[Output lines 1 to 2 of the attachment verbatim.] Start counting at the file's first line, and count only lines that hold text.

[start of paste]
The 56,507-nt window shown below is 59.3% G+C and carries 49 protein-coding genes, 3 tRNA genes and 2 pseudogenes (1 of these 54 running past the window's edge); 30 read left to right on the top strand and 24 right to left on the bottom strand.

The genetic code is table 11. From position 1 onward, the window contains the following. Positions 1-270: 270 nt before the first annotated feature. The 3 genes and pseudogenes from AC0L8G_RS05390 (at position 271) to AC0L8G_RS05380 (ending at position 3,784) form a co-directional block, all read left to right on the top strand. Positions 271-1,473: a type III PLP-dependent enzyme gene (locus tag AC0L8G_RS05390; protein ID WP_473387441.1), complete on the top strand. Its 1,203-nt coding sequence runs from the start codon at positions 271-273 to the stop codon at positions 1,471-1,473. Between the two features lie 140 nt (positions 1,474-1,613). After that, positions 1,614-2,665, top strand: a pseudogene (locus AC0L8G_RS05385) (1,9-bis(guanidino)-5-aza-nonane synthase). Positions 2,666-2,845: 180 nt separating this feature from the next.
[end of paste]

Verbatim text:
The 56,507-nt window shown below is 59.3% G+C and carries 49 protein-coding genes, 3 tRNA genes and 2 pseudogenes (1 of these 54 running past the window's edge); 30 read left to right on the top strand and 24 right to left on the bottom strand.

The genetic code is table 11. From position 1 onward, the window contains the following. Positions 1-270: 270 nt before the first annotated feature. The 3 genes and pseudogenes from AC0L8G_RS05390 (at position 271) to AC0L8G_RS05380 (ending at position 3,784) form a co-directional block, all read left to right on the top strand. Positions 271-1,473: a type III PLP-dependent enzyme gene (locus tag AC0L8G_RS05390; protein ID WP_473387441.1), complete on the top strand. Its 1,203-nt coding sequence runs from the start codon at positions 271-273 to the stop codon at positions 1,471-1,473. Between the two features lie 140 nt (positions 1,474-1,613). After that, positions 1,614-2,665, top strand: a pseudogene (locus AC0L8G_RS05385) (1,9-bis(guanidino)-5-aza-nonane synthase). Positions 2,666-2,845: 180 nt separating this feature from the next.